We have a winner for “The Definitive Guide to ImageMagick”

Thu, 2006-03-23 12:38 -- admin

There were lots of entries this week, but unfortunately there can only be one winner...

Congratulations Jim Coleman of Parkersburg, WV, USA!

Jim has won a copy of The Definitive Guide to ImageMagick.

Thanks to all who entered.

Thanks also go to Apress for providing this great prize.

Book review: Linux Made Easy—the Official Guide to Xandros 3 for Everyday Users by Rickford Grant

Recently, a guy I know told me he had spoken to a friend of his about the possibility of installing GNU/Linux. “Hah!” Snorted his friend. “You? And GNU/Linux? Get real. That’s for hardcore geeks. You wouldn’t last.” And thus began the battle of spreading the free software word: trying to make my friend understand that GNU/Linux can ACTUALLY work for non-geeks and that making the switch won’t require him to suddenly understand jokes about binary. But, I knew all my friend really needed was a book like Linux Made Easy by Rickford Grant.

The book’s cover The book’s cover

Win a copy of “The Debian System”

Mon, 2006-03-20 14:59 -- admin

This week we are giving away a copy of The Debian System by Martin F. Krafft.

All you need to do to enter is:

1) Read our terms and conditions

2) Send your FSM subscriber name (the email address you use to login) and full name to .

No answer is required for this week's competition.

Entries open on the 20th of March 2006 and close on the 26th of March 2006.

GOOD LUCK!

Reports from PyCON 2006 (Python Conference)

Recurring themes at this year’s PyCON2006 Python conference, in Dallas, Texas, included quality control techniques for Python (testing methods), and interoperable content management systems. Guido van Rossum presented some previews of features to be expected in Python 2.5 (to be released later this year), and Jim Fulton presented the “State of Zope”, with some musings on where to go from here with Zope 2 and Zope 3.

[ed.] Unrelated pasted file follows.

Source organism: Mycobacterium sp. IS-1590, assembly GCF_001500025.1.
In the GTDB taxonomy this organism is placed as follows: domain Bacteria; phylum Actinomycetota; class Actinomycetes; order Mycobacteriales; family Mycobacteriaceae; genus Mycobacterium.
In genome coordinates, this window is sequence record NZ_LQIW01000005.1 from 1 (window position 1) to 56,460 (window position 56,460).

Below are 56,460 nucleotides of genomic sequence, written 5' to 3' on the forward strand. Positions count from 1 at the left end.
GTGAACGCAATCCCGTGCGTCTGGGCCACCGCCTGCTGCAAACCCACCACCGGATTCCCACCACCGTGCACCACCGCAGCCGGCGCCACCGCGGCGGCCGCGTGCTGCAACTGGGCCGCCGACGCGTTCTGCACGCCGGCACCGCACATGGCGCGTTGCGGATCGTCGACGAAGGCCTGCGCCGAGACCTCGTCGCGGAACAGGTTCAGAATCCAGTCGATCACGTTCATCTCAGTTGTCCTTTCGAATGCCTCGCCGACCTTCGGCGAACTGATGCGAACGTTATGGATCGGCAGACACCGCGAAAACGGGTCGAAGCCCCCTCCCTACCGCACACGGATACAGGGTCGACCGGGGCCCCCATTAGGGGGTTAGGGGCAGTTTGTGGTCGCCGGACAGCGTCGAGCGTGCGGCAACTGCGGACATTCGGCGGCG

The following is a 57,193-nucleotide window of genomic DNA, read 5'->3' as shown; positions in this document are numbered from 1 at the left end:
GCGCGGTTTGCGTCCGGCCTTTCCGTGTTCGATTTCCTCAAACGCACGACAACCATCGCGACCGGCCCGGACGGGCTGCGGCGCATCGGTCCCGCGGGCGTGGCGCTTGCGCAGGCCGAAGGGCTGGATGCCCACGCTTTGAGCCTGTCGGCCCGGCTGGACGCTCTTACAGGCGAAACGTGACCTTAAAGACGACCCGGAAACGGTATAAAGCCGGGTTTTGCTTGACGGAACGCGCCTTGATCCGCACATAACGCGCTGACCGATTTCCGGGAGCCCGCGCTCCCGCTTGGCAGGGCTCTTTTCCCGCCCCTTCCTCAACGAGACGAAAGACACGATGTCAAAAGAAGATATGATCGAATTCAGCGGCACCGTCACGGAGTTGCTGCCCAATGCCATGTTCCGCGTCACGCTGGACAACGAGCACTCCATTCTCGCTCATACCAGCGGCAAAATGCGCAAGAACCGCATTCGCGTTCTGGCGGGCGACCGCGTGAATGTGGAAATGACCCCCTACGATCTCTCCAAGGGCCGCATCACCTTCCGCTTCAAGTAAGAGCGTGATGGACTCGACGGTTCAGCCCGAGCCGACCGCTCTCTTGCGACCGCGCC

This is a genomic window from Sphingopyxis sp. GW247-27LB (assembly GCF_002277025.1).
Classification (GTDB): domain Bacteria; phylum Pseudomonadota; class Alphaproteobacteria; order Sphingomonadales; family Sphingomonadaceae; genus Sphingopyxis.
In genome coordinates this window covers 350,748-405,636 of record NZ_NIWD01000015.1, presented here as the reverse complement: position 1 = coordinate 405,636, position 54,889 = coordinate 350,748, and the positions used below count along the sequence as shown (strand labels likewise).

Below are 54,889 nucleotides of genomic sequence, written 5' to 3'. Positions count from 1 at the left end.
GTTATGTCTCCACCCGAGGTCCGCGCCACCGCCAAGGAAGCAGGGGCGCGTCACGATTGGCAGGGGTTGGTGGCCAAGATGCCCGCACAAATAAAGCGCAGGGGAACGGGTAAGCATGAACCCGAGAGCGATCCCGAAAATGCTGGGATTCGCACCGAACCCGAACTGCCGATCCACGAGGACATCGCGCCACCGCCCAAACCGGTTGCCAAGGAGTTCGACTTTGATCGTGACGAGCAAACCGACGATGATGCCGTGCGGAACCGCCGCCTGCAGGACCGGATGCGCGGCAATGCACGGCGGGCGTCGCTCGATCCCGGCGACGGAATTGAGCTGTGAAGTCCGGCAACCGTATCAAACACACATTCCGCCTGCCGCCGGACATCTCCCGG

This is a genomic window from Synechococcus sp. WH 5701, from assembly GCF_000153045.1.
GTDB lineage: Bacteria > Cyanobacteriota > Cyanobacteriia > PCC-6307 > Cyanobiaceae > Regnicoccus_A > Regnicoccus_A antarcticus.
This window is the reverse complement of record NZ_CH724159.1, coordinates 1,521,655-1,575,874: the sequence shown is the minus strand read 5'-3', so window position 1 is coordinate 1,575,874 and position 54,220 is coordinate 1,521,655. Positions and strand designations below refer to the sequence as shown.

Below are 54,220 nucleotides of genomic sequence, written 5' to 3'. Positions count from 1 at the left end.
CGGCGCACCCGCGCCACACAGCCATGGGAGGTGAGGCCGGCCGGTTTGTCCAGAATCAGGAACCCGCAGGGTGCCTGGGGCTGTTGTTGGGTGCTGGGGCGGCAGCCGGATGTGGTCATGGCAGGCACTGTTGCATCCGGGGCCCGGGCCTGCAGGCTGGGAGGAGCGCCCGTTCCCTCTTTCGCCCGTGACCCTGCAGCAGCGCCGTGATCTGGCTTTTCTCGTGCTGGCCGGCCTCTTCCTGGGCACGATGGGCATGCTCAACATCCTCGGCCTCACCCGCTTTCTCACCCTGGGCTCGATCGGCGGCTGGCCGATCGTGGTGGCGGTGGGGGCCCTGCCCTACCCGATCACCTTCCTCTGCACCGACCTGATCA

Book review: The Debian System by Martin F. Krafft

The title “The Debian System” may be misleading to some, but it shouldn’t be. As the author claims, this book isn’t yet another guide to GNU/Linux. It’s a guide to Debian GNU systems, whether the kernel is Linux, BSD, or Hurd. Thanks to this book, both Debian beginners and experienced users have a detailed guide to the Debian world: its organization, licenses, and tools.

The book’s coverThe book’s cover

Programmer, thy name is MUD

Now this really sounds interesting. Wired is reporting about a new coding tool called playsh, a coding environment that works just like your favorite MUDs (multi-user dungeons). It combines the collaborative and spatial advantages of MUDs to give coders a new edge. I’m really excited about this product. I spent a sizable portion of my youth playing MUDs and hacking. Now I can do both!

Free software events for February 2006

February saw many free software events come to pass. These included: two major conferences, one on each side of the Atlantic; the surfacing of a couple of solutions for permitting composite window effects to use video acceleration; the adoption of free software in a number of scenarios; a new release of an old secure friend; the incremental launch of a distribution; and more. The main events are summarized as:

  1. OpenSSH 4.3 Released

Win a copy of “The Definitive Guide to ImageMagick”

Mon, 2006-03-13 10:48 -- admin

This week we are giving away a copy of The Definitive Guide to ImageMagick by Michael Still.

All you need to do to enter is:

1) Read our terms and conditions

2) Answer this question honestly, there is no correct answer:

If we printed a paper version of FSM and sold it at $6/issue on newsstands or $35 for a 12 month subscription, would you buy it?

3) Send your FSM subscriber name (the email address you use to login), full name and your answer to